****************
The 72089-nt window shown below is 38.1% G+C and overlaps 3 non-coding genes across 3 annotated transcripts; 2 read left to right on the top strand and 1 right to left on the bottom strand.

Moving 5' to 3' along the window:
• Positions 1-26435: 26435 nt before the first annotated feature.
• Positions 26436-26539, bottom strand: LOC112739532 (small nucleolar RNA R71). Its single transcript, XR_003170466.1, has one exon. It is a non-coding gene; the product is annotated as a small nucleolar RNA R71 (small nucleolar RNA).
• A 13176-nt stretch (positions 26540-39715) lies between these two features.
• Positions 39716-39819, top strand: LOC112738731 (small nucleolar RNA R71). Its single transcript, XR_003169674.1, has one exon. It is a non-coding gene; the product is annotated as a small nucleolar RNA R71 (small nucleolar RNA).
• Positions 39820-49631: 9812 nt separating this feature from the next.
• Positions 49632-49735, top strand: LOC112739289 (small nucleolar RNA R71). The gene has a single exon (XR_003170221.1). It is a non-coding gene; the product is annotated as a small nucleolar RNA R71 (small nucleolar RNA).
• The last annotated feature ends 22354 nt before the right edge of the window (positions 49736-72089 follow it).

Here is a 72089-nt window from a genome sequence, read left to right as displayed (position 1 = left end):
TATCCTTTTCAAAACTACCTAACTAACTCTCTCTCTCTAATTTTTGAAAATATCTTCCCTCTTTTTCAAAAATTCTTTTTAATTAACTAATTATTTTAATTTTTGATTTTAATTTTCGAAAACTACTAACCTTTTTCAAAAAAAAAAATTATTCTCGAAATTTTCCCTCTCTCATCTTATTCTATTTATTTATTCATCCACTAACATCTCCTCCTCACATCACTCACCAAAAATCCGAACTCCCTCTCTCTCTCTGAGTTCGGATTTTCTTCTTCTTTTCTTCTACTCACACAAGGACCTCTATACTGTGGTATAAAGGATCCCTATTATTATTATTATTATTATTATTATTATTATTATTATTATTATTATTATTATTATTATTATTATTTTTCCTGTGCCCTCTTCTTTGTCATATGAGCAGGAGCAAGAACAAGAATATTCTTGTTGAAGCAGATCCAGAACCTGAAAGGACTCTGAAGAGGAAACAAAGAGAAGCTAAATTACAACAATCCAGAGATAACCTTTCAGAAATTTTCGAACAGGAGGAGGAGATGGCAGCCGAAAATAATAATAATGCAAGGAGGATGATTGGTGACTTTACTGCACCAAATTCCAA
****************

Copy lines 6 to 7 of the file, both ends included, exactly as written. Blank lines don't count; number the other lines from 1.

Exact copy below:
• Positions 39716-39819, top strand: LOC112738731 (small nucleolar RNA R71). Its single transcript, XR_003169674.1, has one exon. It is a non-coding gene; the product is annotated as a small nucleolar RNA R71 (small nucleolar RNA).
• Positions 39820-49631: 9812 nt separating this feature from the next.